WPI Wins $1 Million to Develop System to Locate and Monitor Emergency Workers in Buildings and Hosts National Forum on this Critical Issue

Representatives from academia, industry, government, and fire departments assess the state of the field, demonstrate latest technology, and discuss how to eliminate the third leading cause of firefighter deaths
Media Contact
August 07, 2007

WORCESTER, Mass. – Worcester Polytechnic Institute (WPI) has received nearly $1 million from the federal Department of Homeland Security to develop a system that can precisely locate and track the movement of emergency workers inside buildings and also monitor their health and physiological status. The announcement of the award came just a few days before WPI hosted its second annual workshop on Precision Indoor Personnel Location and Tracking for Emergency Responders. The two-day workshop, held Aug. 6-7, is the only national forum for researchers, corporate R&D leaders, national policy makers, and public safety departments on this critical technical challenge.

The DHS award will permit WPI to enhance a precision location system it has been developing over the past four years by integrating it with technology developed by Foster-Miller, Inc., in Waltham, Mass., for continuous monitoring of temperature, heart rate, respiration rate and other physiological parameters. The enhanced system will address two of what a 2005 report from the National Fire Protection Association identified as the three leading causes of firefighter deaths: stress-related heart attacks (No. 1) and getting lost, trapped, or disabled inside buildings (No. 3). The DHS funds will augment the more than $3 million in funding the research team has already garnered from the U.S. Department of Justice.

The focus of this week's workshop was the nation’s critical need for indoor location and tracking technology by public safety departments, the military, the mining industry, and other fields where people can become lost or trapped indoors in dangerous or life-threatening situations. There is currently is no technology able to track and locate people inside buildings with the precision needed to rescue first responders in the harsh environment (low- or zero visibility, extreme heat, deafening noise) of an active building fire, to locate and retrieve wounded soldiers in urban battlefields, or to aid and recover miners trapped by explosions or cave-ins.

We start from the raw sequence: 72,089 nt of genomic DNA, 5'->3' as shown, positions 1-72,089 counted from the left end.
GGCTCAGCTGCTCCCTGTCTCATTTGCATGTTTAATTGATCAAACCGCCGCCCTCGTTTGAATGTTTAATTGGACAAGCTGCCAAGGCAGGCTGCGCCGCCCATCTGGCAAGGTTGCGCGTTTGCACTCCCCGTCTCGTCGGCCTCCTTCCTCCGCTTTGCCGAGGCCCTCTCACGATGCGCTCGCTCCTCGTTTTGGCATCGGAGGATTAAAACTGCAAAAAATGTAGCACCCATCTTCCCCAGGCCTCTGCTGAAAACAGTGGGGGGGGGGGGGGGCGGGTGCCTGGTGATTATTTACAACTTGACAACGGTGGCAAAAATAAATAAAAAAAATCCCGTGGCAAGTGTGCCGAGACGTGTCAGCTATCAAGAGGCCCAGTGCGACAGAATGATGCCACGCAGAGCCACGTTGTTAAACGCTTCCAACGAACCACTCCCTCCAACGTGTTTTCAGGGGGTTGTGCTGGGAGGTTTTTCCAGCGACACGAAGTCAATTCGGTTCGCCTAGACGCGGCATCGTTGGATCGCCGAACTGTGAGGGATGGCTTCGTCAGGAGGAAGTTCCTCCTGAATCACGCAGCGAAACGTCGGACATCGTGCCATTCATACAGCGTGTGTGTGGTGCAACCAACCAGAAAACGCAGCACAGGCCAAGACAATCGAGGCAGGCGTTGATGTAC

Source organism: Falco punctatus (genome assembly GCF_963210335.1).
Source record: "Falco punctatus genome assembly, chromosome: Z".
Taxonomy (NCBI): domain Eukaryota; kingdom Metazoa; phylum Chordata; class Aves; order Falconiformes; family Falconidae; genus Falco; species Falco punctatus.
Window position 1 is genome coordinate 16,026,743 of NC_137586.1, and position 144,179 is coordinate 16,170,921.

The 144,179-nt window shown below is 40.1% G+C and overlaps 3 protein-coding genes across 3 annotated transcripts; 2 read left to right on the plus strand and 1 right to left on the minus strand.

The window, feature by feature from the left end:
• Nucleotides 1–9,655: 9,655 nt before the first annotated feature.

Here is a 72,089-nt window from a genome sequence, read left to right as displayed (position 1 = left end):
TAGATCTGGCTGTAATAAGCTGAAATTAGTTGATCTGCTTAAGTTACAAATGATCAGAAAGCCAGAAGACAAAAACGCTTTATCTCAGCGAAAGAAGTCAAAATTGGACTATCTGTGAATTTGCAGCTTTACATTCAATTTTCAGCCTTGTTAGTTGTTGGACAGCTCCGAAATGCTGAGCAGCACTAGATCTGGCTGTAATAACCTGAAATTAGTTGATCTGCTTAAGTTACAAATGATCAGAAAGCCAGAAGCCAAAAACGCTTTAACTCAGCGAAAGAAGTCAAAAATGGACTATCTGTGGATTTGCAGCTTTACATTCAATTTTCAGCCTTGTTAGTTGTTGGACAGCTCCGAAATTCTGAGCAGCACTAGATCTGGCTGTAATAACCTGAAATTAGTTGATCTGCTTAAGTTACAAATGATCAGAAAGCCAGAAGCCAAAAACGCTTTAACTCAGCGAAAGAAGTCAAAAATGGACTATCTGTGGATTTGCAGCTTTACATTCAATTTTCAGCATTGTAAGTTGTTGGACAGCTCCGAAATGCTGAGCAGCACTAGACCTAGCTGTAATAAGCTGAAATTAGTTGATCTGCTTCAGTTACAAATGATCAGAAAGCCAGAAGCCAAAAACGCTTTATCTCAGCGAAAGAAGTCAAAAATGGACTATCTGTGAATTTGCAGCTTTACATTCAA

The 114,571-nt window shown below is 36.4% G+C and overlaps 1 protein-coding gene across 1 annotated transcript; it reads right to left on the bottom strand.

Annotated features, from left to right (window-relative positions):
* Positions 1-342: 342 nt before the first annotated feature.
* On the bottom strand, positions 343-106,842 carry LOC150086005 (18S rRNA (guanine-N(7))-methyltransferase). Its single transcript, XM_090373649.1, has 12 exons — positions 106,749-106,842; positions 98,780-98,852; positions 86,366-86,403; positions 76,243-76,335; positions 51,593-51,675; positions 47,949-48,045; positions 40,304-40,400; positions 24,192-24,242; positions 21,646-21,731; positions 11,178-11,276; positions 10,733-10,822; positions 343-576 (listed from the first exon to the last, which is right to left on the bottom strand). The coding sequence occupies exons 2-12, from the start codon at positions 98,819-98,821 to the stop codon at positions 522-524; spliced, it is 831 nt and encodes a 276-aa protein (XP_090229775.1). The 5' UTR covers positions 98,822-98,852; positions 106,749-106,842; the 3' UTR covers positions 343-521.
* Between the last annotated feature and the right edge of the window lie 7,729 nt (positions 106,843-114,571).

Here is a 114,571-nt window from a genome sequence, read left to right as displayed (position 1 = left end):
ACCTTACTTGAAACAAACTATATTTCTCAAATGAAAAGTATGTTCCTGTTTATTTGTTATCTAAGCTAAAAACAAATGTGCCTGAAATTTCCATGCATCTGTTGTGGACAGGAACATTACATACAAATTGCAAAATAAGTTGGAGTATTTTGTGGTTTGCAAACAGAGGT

Keynote speakers at the workshop included Charles Dickinson, deputy assistant administrator, U.S. Fire Administration; Jalal Mapar, program manager, Science and Technology Directorate, U.S. Department of Homeland Security; and Joe Heaps, program manager, National Institute of Justice, U.S. Department of Justice. Representatives from more than 20 companies and research groups, including WPI, Carnegie Mellon, Honeywell Inc., Draper Laboratories, Foster-Miller Inc., Microsoft, MITRE Corporation, the National Institute of Standards and Technology (NIST), and the U.S. Navy, made presentations and demonstrated technology.

Accurately locating people inside buildings is a daunting technical task. GPS (global positioning system), able to pinpoint a person's location within a few meters outdoors, does not work well in buildings because the satellite signals are weak and because they bounce off walls, introducing errors. Academic, corporate, and government researchers are pursuing a number of other technologies that may ultimately permit precision indoor location. They include radio frequency-based positioning (in which the angle and/or time delay in arrival of radio signals is used to compute location); inertial navigation (which use gyroscopes and compasses to track a person's movement); enhanced GPS systems; and radio homing devices. All of these technologies were demonstrated at the workshop.

 The technology developed by a large team of faculty members and students in WPI's Electrical and Computer Engineering Department is one of the most promising. The system is designed to be reliable, low-cost and require no set-up at the fire scene. Firefighters or other emergency workers will wear transmitters on their turnout gear or clothing. Their signals will be picked up by receivers located on emergency vehicles around the building. The receivers will use sophisticated, custom-designed algorithms to determine their distance from the transmitters and, by sorting out a multitude of straight-line and reflected signals, determine the exact location of the transmitters in three-dimensional space.

The goal is to develop a commercial system that can pinpoint a person's location in three dimensions to within about a foot, have a range of 2,000 feet, and track up to 100 people simultaneously, displaying the position and path of each individual on a screen at the incident command center. The WPI team has also developed a simpler homing device (dubbed the Mantenna) that uses similar technology. The precision personnel location and tracking technology is expected to be available as a commercial product within two years; the Mantenna device may be ready for sale to emergency departments sooner. Both technologies were demonstrated during the workshop.